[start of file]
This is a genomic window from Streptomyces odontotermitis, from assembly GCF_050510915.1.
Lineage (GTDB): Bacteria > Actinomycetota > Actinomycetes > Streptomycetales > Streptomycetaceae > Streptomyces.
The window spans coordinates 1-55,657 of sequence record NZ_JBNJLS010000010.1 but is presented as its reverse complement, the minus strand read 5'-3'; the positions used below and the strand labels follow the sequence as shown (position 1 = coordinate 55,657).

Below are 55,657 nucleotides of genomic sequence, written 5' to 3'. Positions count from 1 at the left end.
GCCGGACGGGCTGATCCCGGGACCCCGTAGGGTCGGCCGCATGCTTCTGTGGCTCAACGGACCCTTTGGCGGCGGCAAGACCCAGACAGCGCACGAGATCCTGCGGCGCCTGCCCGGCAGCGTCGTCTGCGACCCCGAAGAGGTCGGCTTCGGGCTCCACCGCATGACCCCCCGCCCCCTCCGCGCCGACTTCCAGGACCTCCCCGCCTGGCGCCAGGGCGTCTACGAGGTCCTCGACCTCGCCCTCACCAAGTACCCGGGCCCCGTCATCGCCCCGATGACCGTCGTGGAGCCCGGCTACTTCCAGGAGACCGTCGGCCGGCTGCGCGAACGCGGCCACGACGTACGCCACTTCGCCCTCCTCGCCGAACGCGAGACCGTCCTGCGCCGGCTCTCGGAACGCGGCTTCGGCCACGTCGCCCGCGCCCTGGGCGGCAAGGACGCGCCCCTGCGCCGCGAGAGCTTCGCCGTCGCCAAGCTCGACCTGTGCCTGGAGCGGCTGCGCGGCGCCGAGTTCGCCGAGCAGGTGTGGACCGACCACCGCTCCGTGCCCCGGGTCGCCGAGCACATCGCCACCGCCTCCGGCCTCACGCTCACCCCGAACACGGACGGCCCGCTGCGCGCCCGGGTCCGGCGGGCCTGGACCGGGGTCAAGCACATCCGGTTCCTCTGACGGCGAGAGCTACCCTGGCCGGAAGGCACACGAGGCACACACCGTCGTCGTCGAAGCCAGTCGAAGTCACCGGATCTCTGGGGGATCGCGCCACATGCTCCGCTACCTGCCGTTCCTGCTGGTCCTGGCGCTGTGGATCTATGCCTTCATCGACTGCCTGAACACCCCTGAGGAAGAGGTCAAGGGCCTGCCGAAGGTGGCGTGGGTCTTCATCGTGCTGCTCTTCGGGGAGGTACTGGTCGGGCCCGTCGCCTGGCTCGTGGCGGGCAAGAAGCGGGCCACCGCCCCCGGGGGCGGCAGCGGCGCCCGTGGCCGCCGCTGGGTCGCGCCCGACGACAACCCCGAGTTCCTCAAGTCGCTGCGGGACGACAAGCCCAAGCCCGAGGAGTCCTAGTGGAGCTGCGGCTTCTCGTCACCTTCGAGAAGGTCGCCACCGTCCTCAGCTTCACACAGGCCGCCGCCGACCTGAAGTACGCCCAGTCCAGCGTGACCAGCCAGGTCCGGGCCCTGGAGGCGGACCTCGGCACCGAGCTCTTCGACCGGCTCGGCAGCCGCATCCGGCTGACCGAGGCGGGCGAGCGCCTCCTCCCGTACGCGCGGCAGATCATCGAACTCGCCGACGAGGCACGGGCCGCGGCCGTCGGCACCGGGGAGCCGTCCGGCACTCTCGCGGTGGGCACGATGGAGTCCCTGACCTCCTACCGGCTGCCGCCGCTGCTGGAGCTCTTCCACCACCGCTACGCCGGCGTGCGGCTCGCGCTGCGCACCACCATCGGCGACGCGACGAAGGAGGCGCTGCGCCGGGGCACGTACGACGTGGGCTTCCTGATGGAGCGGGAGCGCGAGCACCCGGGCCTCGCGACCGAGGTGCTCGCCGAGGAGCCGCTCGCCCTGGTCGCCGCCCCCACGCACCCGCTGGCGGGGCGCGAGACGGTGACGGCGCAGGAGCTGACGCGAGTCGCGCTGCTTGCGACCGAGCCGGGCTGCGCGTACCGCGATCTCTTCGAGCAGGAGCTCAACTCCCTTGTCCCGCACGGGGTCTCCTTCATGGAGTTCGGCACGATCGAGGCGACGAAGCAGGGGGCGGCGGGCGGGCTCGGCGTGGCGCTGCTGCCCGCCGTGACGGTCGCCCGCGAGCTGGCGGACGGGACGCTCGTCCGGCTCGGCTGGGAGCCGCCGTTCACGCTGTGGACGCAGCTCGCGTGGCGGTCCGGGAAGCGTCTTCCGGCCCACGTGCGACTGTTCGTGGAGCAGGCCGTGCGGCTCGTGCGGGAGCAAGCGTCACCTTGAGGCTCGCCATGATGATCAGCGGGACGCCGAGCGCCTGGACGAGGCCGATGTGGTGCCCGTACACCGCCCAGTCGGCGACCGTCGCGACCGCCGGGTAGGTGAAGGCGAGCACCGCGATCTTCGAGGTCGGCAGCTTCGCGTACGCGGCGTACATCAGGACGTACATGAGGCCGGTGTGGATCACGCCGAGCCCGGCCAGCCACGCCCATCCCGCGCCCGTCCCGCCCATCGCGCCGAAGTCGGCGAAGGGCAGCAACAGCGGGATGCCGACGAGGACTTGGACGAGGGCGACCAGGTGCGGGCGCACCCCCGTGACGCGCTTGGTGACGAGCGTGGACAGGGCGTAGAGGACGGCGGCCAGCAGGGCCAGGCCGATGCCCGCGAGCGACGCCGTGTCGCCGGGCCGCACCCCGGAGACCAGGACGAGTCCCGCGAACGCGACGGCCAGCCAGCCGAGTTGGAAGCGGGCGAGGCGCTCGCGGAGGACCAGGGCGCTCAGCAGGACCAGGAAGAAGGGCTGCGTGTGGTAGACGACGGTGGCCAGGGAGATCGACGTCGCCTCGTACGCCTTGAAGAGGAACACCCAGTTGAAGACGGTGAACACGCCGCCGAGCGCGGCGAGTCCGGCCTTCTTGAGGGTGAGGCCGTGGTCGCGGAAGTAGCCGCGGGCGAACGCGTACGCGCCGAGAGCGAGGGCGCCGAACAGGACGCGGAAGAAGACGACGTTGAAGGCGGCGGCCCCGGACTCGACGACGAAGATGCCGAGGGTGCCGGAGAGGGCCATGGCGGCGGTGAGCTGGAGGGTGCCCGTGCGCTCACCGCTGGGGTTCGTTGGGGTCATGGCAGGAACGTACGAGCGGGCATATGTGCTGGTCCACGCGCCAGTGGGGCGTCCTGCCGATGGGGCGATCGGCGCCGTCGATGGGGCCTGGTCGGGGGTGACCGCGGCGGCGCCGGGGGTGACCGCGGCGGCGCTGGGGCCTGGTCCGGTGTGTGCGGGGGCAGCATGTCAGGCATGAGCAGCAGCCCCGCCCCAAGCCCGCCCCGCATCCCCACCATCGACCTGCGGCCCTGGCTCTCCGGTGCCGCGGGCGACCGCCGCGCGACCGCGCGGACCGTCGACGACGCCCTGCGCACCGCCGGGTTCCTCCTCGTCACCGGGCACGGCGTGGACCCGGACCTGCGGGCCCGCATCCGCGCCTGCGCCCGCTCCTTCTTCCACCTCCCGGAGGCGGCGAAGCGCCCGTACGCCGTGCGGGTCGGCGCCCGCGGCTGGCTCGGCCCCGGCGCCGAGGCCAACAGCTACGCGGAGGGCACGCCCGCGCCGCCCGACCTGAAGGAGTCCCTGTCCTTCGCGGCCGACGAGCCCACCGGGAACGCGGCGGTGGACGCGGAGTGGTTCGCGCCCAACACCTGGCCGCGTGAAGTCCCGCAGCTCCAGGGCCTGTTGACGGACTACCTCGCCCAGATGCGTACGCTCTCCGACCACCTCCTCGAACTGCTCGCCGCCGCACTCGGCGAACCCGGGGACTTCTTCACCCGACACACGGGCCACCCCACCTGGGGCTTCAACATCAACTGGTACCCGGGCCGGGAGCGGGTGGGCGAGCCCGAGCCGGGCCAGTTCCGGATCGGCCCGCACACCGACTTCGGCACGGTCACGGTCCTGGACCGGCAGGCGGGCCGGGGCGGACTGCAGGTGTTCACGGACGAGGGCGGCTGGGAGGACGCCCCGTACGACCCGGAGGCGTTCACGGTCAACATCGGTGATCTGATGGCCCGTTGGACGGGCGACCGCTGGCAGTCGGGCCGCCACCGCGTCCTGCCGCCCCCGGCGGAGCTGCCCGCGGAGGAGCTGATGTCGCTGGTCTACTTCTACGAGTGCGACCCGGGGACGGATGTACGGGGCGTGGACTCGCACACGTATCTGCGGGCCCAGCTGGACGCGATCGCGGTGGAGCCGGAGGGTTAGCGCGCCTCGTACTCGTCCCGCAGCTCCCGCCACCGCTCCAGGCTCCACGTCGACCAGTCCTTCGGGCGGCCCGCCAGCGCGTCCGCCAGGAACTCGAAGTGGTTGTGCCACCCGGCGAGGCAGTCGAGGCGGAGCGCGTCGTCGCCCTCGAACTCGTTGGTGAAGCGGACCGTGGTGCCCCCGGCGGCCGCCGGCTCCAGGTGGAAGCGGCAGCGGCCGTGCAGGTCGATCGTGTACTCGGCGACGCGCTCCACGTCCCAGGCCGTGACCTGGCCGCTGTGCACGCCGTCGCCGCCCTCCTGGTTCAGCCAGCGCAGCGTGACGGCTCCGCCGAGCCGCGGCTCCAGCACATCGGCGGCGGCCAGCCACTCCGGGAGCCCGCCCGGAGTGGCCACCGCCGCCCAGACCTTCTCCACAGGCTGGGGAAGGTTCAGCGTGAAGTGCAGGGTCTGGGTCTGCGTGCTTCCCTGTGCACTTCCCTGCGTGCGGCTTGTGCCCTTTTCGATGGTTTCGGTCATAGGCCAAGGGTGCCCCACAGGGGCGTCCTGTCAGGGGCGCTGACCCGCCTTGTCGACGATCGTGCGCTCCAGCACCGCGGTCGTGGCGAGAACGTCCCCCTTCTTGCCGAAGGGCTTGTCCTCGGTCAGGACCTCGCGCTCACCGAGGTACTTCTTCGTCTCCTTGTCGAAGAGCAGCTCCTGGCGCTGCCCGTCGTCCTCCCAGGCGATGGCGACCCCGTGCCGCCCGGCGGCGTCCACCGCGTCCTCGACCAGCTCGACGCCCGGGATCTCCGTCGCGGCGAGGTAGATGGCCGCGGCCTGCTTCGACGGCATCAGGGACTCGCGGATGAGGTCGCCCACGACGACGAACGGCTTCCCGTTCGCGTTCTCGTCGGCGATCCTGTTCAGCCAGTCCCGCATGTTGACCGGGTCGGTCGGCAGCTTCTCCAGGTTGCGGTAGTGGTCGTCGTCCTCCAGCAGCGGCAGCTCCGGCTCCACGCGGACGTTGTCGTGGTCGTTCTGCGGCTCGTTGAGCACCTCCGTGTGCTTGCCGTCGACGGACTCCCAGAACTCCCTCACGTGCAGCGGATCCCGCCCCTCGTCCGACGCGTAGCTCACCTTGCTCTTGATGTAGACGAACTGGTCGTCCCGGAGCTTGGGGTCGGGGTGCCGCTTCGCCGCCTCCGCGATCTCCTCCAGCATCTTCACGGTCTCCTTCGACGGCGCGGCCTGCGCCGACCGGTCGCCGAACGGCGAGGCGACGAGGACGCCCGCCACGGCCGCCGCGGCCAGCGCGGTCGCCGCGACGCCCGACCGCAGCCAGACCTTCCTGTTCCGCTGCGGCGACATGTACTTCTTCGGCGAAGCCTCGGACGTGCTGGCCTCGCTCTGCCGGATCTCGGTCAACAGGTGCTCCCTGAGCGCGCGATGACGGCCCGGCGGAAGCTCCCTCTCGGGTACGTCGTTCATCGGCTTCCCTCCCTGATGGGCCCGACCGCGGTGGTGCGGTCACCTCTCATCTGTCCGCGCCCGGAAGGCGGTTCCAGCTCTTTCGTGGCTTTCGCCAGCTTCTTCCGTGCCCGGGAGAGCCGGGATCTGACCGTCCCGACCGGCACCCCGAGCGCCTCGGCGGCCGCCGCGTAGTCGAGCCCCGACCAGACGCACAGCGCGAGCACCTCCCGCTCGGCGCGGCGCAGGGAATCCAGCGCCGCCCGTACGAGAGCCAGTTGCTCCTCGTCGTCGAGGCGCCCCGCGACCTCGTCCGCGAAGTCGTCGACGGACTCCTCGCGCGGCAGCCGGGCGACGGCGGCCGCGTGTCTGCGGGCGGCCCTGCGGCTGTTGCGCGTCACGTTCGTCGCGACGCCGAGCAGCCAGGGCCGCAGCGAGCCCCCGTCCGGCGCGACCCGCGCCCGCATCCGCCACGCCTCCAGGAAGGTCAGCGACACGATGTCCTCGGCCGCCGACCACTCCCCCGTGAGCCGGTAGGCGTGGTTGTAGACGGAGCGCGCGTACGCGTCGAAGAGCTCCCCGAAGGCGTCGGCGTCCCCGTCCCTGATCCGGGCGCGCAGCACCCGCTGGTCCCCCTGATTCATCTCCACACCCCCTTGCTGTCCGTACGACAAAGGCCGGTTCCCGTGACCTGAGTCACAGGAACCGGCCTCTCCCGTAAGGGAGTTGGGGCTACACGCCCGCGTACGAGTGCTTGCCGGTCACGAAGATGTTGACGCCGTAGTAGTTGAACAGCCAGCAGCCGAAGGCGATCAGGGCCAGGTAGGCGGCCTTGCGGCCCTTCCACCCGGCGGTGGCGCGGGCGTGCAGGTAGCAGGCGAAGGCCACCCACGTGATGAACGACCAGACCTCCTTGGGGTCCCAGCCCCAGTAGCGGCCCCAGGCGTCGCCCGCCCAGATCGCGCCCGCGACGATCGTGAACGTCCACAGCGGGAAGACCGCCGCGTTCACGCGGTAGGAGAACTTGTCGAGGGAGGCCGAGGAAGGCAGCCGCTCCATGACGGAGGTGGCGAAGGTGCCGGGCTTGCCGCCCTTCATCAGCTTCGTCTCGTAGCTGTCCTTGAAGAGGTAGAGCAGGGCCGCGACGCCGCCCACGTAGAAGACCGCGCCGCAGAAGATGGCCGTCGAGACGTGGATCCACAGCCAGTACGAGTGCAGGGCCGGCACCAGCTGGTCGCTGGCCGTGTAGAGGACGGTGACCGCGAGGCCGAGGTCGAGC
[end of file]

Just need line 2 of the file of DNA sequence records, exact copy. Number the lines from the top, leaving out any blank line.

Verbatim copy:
Lineage (GTDB): Bacteria > Actinomycetota > Actinomycetes > Streptomycetales > Streptomycetaceae > Streptomyces.